Which is best: owning a booth rental salon or an employment-based salon? From time to time, owners on each side of this fence look at the other scenario and think the grass is greener. The truth is, however, owning a business in today’s world is hard no matter which model you operate. It’s really just a matter of determining which one is right for you. Let’s take a look at both models:
Employment-based Salon. As the owner of either a salary- or commission-based salon, you are in control of your own destiny. You dictate your own culture, your strategic plan, the customer experience and how you market the salon and promote its products and services. But being in control of your own destiny also can be a burden. Today’s owners can’t open up shop and run it the way they did 30 years ago, and expect people today to simply want to be part of it. You have to drive the brand, and set the culture. You have to continue to create opportunity for your people and it’s your job to market and promote the salon, drive the business, and inspire, lead and educate the staff. But as the owner of an employee-based salon, you also have the greatest potential upside from a profitability and growth standpoint.
For the stylist, working in an employment-based salon offers a career path. Someone else takes care of the rent, taxes, purchasing and controlling the inventory, scheduling appointments, and driving customers in the door. In some salons, the product education, advanced training and even healthcare benefits are covered. The stylists can concentrate on creating great hair.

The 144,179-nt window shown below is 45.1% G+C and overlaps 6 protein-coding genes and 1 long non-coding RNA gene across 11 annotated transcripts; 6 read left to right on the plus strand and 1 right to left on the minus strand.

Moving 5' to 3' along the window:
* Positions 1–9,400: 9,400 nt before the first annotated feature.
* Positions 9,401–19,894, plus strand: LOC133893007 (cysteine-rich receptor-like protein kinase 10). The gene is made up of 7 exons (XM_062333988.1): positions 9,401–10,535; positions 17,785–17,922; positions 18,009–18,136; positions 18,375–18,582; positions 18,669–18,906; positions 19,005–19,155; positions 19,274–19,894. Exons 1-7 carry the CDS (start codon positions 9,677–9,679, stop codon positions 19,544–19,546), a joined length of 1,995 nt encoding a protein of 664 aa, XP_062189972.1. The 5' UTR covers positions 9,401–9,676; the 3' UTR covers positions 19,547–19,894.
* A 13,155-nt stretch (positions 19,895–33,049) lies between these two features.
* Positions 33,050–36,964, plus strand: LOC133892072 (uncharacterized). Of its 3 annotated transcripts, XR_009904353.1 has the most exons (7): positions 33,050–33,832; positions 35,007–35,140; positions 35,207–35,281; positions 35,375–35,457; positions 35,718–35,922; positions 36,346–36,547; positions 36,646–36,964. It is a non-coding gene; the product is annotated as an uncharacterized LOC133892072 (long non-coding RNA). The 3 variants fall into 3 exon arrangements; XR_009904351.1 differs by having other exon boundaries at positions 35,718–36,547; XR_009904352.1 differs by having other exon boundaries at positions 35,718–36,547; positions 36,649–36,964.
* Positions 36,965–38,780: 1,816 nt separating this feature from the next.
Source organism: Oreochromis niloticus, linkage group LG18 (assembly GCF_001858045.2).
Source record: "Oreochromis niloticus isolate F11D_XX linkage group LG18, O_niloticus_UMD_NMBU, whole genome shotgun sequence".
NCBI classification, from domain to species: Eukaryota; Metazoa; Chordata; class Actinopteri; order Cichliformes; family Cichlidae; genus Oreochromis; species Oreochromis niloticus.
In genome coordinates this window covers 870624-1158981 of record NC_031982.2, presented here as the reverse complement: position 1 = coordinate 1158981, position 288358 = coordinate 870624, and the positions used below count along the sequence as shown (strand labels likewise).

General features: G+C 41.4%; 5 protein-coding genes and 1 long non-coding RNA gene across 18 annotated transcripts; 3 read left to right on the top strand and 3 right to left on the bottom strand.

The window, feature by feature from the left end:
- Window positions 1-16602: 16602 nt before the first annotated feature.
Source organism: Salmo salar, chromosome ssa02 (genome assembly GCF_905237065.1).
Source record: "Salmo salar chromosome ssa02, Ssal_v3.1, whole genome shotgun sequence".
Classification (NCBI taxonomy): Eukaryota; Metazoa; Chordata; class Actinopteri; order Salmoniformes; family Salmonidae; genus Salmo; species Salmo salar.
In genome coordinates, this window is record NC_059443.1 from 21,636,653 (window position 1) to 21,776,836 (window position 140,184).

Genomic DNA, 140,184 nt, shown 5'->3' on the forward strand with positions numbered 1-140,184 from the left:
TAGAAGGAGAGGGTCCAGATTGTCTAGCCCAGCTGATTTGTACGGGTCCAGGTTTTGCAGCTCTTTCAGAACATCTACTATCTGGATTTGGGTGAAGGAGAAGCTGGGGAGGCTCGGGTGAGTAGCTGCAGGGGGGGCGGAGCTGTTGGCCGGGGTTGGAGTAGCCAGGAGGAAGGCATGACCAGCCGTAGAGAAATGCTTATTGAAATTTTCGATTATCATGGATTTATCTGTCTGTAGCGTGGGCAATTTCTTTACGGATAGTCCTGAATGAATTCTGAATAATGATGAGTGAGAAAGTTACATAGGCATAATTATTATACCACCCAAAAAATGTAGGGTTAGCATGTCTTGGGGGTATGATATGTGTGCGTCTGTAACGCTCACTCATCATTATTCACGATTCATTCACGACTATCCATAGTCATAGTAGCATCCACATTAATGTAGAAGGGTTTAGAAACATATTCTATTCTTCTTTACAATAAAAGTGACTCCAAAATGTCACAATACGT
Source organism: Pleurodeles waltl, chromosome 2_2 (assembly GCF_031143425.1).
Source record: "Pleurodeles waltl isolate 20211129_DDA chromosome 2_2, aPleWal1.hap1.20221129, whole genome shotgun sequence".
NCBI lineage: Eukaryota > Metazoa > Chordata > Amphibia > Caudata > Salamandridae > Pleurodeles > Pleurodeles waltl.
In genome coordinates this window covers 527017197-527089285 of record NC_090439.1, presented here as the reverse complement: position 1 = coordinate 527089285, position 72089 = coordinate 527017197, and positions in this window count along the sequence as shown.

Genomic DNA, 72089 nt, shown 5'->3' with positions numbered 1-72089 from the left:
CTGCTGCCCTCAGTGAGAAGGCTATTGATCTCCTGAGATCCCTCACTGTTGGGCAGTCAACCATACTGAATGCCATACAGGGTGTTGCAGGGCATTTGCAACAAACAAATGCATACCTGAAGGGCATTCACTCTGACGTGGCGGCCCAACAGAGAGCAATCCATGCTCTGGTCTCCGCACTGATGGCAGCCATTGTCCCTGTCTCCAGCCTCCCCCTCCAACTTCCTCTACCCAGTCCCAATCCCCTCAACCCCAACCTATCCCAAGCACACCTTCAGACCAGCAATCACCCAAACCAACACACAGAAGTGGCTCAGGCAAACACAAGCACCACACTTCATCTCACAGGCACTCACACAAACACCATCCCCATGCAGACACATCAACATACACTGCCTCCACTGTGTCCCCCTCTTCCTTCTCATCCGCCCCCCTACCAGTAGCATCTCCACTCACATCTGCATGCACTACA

Booth Rental/Landlords. To maximize profitability in a booth rental salon—and let’s make the assumption that both the owner and the employees are paying taxes appropriately—it’s based on chair capacity and how much you can charge per chair in your market. It’s really no different than owning an office building—it’s a real estate transaction. If you can build a group of tenants who are self-starters, are responsible and pay their bills and taxes on time and who can generate their own clientele, it’s a model that can work. The downsides is, even though you are the owner, you really have no control – you can’t dictate when your stylists work, what they wear and what and how they sell retail. There is constant pressure on the business from competitors to keep rent low, and you have to constantly put money into the salon to keep it new and fresh and a place people want to work. And, even though you really have no control over the staff and how well they perform services, you still receive the customer complaints—because as the owner, the public views you as the boss.